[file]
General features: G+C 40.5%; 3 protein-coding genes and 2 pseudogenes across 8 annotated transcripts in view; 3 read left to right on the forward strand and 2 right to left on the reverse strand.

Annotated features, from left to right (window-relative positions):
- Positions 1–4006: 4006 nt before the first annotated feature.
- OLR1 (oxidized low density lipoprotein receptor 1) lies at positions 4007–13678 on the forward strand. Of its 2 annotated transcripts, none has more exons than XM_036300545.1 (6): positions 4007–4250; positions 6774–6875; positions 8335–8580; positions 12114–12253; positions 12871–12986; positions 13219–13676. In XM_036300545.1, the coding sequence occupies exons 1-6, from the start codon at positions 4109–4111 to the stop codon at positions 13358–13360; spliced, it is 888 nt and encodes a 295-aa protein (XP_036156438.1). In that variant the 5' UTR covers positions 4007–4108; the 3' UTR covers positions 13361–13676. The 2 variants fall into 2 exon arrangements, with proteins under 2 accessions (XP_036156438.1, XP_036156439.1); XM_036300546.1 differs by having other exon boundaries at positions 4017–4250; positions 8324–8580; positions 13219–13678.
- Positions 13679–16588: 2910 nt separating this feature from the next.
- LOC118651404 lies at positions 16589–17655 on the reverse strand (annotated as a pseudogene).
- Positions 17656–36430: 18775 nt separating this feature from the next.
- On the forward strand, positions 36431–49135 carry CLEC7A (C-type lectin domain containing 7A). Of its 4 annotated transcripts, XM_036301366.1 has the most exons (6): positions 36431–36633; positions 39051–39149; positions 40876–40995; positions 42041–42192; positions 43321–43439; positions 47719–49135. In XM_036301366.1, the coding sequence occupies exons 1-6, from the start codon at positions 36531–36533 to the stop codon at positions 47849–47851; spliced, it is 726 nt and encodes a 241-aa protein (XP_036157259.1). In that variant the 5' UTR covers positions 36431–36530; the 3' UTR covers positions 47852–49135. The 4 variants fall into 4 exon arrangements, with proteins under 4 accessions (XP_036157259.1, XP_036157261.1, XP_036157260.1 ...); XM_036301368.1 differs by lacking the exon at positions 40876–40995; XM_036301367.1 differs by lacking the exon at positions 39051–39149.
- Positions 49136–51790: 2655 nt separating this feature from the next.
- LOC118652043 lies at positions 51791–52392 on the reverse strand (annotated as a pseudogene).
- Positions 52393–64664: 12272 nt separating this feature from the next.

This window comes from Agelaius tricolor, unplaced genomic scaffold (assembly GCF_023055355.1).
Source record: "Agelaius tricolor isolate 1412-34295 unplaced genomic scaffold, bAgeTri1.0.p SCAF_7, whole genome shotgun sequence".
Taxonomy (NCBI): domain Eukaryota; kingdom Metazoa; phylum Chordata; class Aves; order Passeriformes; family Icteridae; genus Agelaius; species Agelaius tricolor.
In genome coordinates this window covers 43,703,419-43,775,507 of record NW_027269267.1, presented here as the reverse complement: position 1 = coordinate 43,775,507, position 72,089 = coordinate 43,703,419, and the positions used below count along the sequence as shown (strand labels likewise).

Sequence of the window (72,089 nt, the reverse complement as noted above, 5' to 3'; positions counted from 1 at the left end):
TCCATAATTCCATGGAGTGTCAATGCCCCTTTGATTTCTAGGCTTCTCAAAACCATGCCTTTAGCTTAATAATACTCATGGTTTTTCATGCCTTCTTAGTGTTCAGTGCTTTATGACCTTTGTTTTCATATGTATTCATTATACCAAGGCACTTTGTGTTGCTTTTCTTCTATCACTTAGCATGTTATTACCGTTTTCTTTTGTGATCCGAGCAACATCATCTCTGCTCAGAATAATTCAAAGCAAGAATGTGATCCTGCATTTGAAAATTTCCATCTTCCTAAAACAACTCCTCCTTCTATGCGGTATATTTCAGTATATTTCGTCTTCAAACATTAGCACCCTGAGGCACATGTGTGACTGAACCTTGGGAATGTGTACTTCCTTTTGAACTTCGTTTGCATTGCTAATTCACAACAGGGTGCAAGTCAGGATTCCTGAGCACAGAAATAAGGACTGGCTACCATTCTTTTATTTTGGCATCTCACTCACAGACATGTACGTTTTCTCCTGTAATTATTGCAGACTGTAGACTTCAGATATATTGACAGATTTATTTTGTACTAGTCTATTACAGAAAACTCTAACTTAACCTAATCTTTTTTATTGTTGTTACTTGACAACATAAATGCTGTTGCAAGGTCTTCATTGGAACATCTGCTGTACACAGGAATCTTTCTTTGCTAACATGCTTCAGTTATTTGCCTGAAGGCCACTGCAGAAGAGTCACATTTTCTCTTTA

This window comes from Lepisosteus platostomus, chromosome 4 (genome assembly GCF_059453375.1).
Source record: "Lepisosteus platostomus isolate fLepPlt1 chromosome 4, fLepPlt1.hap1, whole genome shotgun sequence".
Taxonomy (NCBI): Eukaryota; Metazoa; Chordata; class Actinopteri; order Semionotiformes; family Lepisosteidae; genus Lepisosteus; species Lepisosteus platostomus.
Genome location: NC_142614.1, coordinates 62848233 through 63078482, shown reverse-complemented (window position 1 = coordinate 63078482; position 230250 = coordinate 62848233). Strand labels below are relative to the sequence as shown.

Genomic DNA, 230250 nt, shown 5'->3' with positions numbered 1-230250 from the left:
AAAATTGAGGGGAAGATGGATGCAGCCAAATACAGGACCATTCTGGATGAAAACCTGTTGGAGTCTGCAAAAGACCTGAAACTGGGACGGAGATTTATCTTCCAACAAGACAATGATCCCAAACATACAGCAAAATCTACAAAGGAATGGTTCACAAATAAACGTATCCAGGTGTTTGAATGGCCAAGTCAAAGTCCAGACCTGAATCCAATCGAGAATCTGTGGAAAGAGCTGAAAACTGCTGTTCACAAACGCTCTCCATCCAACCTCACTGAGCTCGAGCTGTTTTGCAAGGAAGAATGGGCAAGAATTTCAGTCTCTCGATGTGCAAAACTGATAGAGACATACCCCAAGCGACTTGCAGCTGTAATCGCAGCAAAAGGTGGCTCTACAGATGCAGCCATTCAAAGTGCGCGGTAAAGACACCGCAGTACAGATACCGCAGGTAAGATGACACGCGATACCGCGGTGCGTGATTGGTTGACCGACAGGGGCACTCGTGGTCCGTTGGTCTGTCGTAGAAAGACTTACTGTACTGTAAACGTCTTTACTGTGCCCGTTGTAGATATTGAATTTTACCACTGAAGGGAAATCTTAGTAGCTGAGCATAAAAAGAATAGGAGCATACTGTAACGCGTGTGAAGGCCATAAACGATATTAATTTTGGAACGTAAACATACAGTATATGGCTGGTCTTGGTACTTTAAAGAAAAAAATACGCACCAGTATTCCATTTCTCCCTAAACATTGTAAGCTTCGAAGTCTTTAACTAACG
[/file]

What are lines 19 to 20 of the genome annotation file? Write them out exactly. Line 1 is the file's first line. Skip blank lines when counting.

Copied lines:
Source record: "Lepisosteus platostomus isolate fLepPlt1 chromosome 4, fLepPlt1.hap1, whole genome shotgun sequence".
Taxonomy (NCBI): Eukaryota; Metazoa; Chordata; class Actinopteri; order Semionotiformes; family Lepisosteidae; genus Lepisosteus; species Lepisosteus platostomus.